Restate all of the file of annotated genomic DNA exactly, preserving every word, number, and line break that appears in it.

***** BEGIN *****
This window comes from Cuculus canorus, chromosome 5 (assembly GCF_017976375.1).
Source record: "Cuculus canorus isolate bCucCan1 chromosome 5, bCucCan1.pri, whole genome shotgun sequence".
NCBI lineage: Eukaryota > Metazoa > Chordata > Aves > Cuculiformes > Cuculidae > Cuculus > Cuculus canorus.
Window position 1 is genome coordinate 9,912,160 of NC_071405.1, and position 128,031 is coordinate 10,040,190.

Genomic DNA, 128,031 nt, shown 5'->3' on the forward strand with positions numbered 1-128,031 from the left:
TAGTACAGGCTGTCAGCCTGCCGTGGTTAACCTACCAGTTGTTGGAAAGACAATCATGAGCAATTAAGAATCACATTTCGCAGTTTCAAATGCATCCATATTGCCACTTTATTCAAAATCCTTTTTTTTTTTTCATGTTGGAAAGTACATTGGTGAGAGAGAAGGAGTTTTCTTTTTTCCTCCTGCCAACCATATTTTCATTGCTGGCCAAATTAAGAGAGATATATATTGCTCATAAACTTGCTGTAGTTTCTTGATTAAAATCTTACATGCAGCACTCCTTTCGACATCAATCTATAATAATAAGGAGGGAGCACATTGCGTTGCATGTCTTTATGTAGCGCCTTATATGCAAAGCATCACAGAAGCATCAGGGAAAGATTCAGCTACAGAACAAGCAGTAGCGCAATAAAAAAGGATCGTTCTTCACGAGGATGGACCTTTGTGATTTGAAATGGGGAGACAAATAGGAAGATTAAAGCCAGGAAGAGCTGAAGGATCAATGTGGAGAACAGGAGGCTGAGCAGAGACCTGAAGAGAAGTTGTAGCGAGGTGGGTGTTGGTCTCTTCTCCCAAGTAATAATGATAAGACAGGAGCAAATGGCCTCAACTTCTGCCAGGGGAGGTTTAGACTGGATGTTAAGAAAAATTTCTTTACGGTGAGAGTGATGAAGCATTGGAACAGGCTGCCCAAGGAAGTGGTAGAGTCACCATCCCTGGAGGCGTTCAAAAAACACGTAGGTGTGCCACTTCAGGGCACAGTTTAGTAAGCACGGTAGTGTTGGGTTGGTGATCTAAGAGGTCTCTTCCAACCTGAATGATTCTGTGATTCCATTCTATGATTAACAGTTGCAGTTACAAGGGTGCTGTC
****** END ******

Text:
This window comes from Cuculus canorus, chromosome 5 (assembly GCF_017976375.1).
Source record: "Cuculus canorus isolate bCucCan1 chromosome 5, bCucCan1.pri, whole genome shotgun sequence".
NCBI lineage: Eukaryota > Metazoa > Chordata > Aves > Cuculiformes > Cuculidae > Cuculus > Cuculus canorus.
Window position 1 is genome coordinate 9,912,160 of NC_071405.1, and position 128,031 is coordinate 10,040,190.

Genomic DNA, 128,031 nt, shown 5'->3' on the forward strand with positions numbered 1-128,031 from the left:
TAGTACAGGCTGTCAGCCTGCCGTGGTTAACCTACCAGTTGTTGGAAAGACAATCATGAGCAATTAAGAATCACATTTCGCAGTTTCAAATGCATCCATATTGCCACTTTATTCAAAATCCTTTTTTTTTTTTCATGTTGGAAAGTACATTGGTGAGAGAGAAGGAGTTTTCTTTTTTCCTCCTGCCAACCATATTTTCATTGCTGGCCAAATTAAGAGAGATATATATTGCTCATAAACTTGCTGTAGTTTCTTGATTAAAATCTTACATGCAGCACTCCTTTCGACATCAATCTATAATAATAAGGAGGGAGCACATTGCGTTGCATGTCTTTATGTAGCGCCTTATATGCAAAGCATCACAGAAGCATCAGGGAAAGATTCAGCTACAGAACAAGCAGTAGCGCAATAAAAAAGGATCGTTCTTCACGAGGATGGACCTTTGTGATTTGAAATGGGGAGACAAATAGGAAGATTAAAGCCAGGAAGAGCTGAAGGATCAATGTGGAGAACAGGAGGCTGAGCAGAGACCTGAAGAGAAGTTGTAGCGAGGTGGGTGTTGGTCTCTTCTCCCAAGTAATAATGATAAGACAGGAGCAAATGGCCTCAACTTCTGCCAGGGGAGGTTTAGACTGGATGTTAAGAAAAATTTCTTTACGGTGAGAGTGATGAAGCATTGGAACAGGCTGCCCAAGGAAGTGGTAGAGTCACCATCCCTGGAGGCGTTCAAAAAACACGTAGGTGTGCCACTTCAGGGCACAGTTTAGTAAGCACGGTAGTGTTGGGTTGGTGATCTAAGAGGTCTCTTCCAACCTGAATGATTCTGTGATTCCATTCTATGATTAACAGTTGCAGTTACAAGGGTGCTGTC